• General Thomas Sherman Agrees That Tents At Hilton Head, SC, Are Suitable For Negroes, But Not For Whites

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    Offering a very interesting ALS by CAPTAIN HERBERT AUSTIN HASCALL to CAPTAIN LOUIS HENRY PELOUZE and affirmed on the verso by the very distinguished BRIG. GEN. THOMAS WEST SHERMAN regarding sub-standard housing for Negroes in the Civil War and declaring such housing to be appropriate. 

    7 3/4 x 9 1/2 ALS from Hascall to Pelouze, Hilton Head, SC, January 24th, 1862. 

    Hascall writes, “I have the honor to request that an inspection be made of tents, which have been used by Negroes and are not considered suitable for the use of Soldiers.” 

    Responding completely in his hand, Sherman writes, “If these tents are unsuitable for soldiers they still should be preserved for the use of Negroes when called for. 

    “T.W. Sherman 

    “Brig. Gen” 

    Verso also states, “Capt. Hascall requesting an inspection of tents lately used by Negroes 

    “Jan. 14th, 1862” 

    Interesting how Hascall refers to the Negroes without any distinction of rank, but refers to the whites as “Soldiers.”   Black soldiers served in artillery and infantry and performed all noncombat support functions that sustained the army. Blacks also served as carpenters, chaplains, cooks, guards, laborers, nurses, scouts, spies, steamboat pilots, surgeons, and teamsters.

    All three men involved in this letter had distinguished careers in the army.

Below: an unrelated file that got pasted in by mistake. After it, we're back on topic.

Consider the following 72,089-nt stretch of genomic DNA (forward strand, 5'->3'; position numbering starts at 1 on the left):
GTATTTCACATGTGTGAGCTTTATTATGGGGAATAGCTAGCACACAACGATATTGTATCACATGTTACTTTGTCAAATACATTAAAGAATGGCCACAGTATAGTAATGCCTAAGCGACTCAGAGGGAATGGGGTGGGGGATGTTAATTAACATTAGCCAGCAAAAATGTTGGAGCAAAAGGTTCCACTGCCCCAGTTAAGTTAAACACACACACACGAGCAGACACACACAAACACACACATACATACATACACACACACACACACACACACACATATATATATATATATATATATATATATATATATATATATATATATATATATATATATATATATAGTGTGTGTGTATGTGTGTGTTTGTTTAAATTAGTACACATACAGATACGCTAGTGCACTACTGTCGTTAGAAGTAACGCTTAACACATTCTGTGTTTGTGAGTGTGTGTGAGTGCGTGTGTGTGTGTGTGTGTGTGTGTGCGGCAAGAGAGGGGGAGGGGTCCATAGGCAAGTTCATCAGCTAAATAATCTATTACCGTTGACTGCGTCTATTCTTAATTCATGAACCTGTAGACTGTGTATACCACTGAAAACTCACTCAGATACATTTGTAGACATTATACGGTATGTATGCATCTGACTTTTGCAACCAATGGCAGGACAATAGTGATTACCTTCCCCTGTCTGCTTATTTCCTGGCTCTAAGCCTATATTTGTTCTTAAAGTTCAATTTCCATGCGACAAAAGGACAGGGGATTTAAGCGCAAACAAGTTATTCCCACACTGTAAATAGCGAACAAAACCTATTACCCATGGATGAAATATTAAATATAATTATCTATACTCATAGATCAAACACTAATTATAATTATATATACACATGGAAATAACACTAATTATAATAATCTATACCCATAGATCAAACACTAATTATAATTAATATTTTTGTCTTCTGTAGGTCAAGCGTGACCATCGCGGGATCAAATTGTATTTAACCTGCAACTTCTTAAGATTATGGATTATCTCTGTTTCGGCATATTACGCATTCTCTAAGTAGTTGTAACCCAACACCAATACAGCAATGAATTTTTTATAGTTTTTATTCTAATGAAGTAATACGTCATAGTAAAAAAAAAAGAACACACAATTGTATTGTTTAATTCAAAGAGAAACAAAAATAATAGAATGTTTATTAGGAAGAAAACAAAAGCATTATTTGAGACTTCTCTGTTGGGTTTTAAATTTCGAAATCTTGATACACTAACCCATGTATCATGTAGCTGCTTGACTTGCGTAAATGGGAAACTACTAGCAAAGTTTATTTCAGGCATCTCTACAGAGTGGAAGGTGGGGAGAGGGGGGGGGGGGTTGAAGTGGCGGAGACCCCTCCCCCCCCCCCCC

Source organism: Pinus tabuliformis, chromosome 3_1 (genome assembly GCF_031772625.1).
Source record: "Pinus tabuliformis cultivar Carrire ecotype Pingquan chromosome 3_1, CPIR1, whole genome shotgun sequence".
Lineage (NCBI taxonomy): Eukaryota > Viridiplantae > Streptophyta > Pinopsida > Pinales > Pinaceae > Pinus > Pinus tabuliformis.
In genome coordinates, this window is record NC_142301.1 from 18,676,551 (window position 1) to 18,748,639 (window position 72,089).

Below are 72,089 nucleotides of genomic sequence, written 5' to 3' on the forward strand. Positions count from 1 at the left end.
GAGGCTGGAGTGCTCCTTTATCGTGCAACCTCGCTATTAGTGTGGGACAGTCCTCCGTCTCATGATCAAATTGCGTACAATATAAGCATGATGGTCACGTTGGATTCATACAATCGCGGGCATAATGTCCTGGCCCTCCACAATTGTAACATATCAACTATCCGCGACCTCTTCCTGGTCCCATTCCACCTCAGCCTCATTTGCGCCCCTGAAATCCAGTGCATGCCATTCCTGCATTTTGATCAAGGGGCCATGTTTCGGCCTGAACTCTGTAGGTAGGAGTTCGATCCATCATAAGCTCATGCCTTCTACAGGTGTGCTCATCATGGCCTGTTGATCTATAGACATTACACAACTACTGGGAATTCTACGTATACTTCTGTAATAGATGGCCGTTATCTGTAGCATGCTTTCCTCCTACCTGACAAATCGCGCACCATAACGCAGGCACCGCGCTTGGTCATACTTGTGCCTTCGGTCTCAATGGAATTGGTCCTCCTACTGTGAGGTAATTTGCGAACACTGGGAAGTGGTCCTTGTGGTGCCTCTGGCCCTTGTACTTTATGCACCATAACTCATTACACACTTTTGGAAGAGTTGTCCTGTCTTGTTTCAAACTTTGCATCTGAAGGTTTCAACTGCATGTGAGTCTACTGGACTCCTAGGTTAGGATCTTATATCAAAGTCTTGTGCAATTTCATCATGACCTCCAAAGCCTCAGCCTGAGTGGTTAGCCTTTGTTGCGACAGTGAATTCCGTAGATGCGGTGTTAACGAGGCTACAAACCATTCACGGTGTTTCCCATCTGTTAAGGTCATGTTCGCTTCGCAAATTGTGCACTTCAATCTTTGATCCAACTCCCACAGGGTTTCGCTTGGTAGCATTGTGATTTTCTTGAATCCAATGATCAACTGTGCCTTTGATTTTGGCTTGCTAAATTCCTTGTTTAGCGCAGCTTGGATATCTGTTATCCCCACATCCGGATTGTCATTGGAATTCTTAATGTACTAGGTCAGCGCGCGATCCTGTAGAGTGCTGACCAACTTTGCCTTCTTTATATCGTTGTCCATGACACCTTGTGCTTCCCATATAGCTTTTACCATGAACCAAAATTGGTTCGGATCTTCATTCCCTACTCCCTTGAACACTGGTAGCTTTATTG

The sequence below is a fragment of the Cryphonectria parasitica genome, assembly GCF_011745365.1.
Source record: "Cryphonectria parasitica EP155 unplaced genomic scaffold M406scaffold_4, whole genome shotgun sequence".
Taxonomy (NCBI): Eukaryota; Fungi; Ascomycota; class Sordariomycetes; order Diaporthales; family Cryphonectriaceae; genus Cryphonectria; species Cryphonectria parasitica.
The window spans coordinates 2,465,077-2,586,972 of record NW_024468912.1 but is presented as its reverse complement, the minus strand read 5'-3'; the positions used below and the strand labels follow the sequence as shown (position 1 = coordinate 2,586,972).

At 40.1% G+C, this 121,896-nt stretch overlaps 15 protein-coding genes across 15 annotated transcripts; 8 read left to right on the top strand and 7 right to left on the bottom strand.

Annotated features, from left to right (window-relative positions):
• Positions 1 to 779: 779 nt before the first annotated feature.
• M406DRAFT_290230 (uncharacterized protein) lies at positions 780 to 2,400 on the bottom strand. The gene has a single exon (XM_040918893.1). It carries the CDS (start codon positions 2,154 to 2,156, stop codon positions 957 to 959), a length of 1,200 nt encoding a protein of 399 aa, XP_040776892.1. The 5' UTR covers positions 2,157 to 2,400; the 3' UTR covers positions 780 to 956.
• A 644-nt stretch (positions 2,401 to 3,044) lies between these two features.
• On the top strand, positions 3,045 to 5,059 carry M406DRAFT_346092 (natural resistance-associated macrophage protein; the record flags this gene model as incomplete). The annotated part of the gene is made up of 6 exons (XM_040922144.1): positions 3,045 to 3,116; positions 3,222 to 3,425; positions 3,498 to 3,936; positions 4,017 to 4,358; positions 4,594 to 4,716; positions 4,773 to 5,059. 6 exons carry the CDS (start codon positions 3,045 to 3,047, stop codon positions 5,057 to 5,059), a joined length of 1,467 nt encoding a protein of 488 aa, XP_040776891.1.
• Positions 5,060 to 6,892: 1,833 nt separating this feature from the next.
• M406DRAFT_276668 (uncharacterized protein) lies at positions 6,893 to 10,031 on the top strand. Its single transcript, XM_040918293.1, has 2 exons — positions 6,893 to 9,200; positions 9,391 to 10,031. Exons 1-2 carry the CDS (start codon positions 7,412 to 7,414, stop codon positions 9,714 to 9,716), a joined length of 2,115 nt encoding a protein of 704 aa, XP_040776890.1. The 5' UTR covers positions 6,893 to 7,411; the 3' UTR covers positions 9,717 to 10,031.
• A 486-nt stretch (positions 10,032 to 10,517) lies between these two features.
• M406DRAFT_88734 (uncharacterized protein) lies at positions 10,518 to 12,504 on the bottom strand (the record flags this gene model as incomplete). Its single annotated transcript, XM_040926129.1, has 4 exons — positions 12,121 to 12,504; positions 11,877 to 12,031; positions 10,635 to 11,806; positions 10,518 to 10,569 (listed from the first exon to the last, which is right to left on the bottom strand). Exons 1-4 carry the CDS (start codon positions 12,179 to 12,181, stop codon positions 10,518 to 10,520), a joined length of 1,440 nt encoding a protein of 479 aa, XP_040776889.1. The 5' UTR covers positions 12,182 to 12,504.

HERBERT AUSTIN HASCALL enlisted as a 1st Lieutenant on May 14, 1861, and was commissioned into the U.S. Army 5th Light Artillery. On August 3, 1861, he was commissioned into the U.S. Army Quartermaster’s Department and on July 13, 1862, he was commissioned into the U.S. Army 5th Light Artillery. Hascall’s promotions included Captain, Major and Lieutenant Colonel.

    THOMAS WEST SHERMAN (March 26, 1813 – December 31, 1879) was a United States Army Officer during the Mexican-American War and the Civil War. He graduated from West Point on July 1, 1836, and was commissioned a second lieutenant in the 3rd U.S. Artillery Regiment. Sherman would eventually become its commander.  During the war with Mexico, he distinguished himself in the Battle of Buena Vista on February 23, 1847, and was brevetted to major for meritorious conduct. When the Civil War began, Sherman was serving as a major in the 3rd Artillery when President Abraham Lincoln appointed him to Brigadier General on August 6, 1861. He assumed command of ground forces in the Port Royal Expedition.  He and his force captured Port Royal in a combined Army/Navy operation.  He was later sent to the Western Theater where he took command of the Right Wing of Maj. Gen. Henry W. Halleck’s army group. Afterward, he commanded the Defenses of New Orleans before taking command of a division in Maj. Gen. Nathaniel P. Banks’ army, which he led into action at the Siege of Port Hudson.  There, Sherman was severely wounded, leading to the amputation of his leg.  For his heroism, President Andrew Johnson nominated Sherman for brevet major general and the senate confirmed the nomination on March 12, 1866. 

    LOUIS HENRY PELOUZE enlisted as a Captain on May 14, 1861. During his service, he was promoted to Major, Lt. Colonel, Colonel and Brigadier General. 

    Old adhesive marks on the verso. Toning, more prevalent on verso. Very readable.

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